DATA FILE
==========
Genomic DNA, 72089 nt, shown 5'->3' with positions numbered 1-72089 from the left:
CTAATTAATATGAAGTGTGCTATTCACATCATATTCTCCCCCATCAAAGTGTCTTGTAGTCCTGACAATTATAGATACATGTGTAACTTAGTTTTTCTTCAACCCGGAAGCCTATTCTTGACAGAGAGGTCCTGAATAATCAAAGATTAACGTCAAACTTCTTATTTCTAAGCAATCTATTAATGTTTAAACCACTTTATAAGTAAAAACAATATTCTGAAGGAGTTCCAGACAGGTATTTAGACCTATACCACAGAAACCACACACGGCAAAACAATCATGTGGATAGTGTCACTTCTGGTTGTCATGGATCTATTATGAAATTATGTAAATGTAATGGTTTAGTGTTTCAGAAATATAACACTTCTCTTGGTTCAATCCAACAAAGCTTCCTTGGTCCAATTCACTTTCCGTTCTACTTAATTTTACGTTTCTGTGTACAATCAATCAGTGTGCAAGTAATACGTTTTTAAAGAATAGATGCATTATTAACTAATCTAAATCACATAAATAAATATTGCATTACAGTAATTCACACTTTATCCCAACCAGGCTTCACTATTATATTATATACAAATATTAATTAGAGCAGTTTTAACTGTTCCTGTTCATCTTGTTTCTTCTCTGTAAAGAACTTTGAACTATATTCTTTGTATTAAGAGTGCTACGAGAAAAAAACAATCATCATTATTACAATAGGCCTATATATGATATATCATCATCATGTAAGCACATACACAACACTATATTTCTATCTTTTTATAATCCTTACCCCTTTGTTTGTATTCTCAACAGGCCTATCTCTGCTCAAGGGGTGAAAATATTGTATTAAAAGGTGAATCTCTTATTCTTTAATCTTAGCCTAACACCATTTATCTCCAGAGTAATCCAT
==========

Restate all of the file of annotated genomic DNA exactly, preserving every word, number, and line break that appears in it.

Genomic DNA, 72089 nt, shown 5'->3' with positions numbered 1-72089 from the left:
CTAATTAATATGAAGTGTGCTATTCACATCATATTCTCCCCCATCAAAGTGTCTTGTAGTCCTGACAATTATAGATACATGTGTAACTTAGTTTTTCTTCAACCCGGAAGCCTATTCTTGACAGAGAGGTCCTGAATAATCAAAGATTAACGTCAAACTTCTTATTTCTAAGCAATCTATTAATGTTTAAACCACTTTATAAGTAAAAACAATATTCTGAAGGAGTTCCAGACAGGTATTTAGACCTATACCACAGAAACCACACACGGCAAAACAATCATGTGGATAGTGTCACTTCTGGTTGTCATGGATCTATTATGAAATTATGTAAATGTAATGGTTTAGTGTTTCAGAAATATAACACTTCTCTTGGTTCAATCCAACAAAGCTTCCTTGGTCCAATTCACTTTCCGTTCTACTTAATTTTACGTTTCTGTGTACAATCAATCAGTGTGCAAGTAATACGTTTTTAAAGAATAGATGCATTATTAACTAATCTAAATCACATAAATAAATATTGCATTACAGTAATTCACACTTTATCCCAACCAGGCTTCACTATTATATTATATACAAATATTAATTAGAGCAGTTTTAACTGTTCCTGTTCATCTTGTTTCTTCTCTGTAAAGAACTTTGAACTATATTCTTTGTATTAAGAGTGCTACGAGAAAAAAACAATCATCATTATTACAATAGGCCTATATATGATATATCATCATCATGTAAGCACATACACAACACTATATTTCTATCTTTTTATAATCCTTACCCCTTTGTTTGTATTCTCAACAGGCCTATCTCTGCTCAAGGGGTGAAAATATTGTATTAAAAGGTGAATCTCTTATTCTTTAATCTTAGCCTAACACCATTTATCTCCAGAGTAATCCAT